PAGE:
The Art of Gaman

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The Art of Gaman: Arts and Crafts from the Japanese American Internment Camps 1942-1946

In 1942, President Franklin D. Roosevelt signed Executive Order 9066, which led to the incarceration of 120,000 Japanese Americans, including men, women, children, the elderly, and the infirm, for the duration of the war. The evacuation affected the entire Japanese American population on the West Coast. Allowed only what they could carry, they were given just a few days to settle their affairs and report to assembly charters. Businesses were lost, personal property was stolen or vandalized, and lives were shattered. Imprisoned in remote camps surrounded by barbed wire and guarded by soldiers with machine guns, the internees sought solace in art.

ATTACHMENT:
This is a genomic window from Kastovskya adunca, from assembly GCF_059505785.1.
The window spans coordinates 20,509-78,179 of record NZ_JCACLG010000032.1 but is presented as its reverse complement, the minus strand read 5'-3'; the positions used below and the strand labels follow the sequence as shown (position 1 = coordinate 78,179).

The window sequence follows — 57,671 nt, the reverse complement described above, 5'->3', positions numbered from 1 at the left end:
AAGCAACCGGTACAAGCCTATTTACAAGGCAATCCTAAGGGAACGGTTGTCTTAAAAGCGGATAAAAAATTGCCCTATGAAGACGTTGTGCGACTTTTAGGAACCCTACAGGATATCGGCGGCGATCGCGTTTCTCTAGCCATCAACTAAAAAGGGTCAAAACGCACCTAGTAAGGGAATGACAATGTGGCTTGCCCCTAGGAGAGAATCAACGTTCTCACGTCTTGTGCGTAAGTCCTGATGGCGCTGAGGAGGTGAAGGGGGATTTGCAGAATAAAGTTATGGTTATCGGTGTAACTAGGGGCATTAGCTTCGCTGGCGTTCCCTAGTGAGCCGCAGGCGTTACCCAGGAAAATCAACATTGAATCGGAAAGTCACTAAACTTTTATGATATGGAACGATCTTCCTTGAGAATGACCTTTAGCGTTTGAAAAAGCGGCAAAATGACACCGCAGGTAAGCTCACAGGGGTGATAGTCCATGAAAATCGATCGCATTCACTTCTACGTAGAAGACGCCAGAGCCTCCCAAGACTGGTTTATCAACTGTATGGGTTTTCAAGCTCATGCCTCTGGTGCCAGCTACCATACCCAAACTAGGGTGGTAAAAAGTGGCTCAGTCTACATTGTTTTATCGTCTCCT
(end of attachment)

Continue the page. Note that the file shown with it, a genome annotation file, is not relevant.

The Japanese word gaman means enduring the seemingly unbearable with patience and dignity. Struggling to form communities within the camps, the internees practiced gaman through artistic expression-fashioning furniture from scrap lumber, weaving baskets from unraveled twine, making corsages from shells dug up from an ancient seabed. What they created is a celebration of the nobility of the human spirit in adversity. The Art of Gaman presents more than 150 examples of art created by internees, along with a history of the camps complemented by archival photography from Ansel Adams, Clem Albers, and Dorothea Lange. Featuring objects painstakingly gathered from former internees and museum holdings, The Art of Gaman brings together a moving and diverse assemblage of internment art never before shown in one powerful collection.

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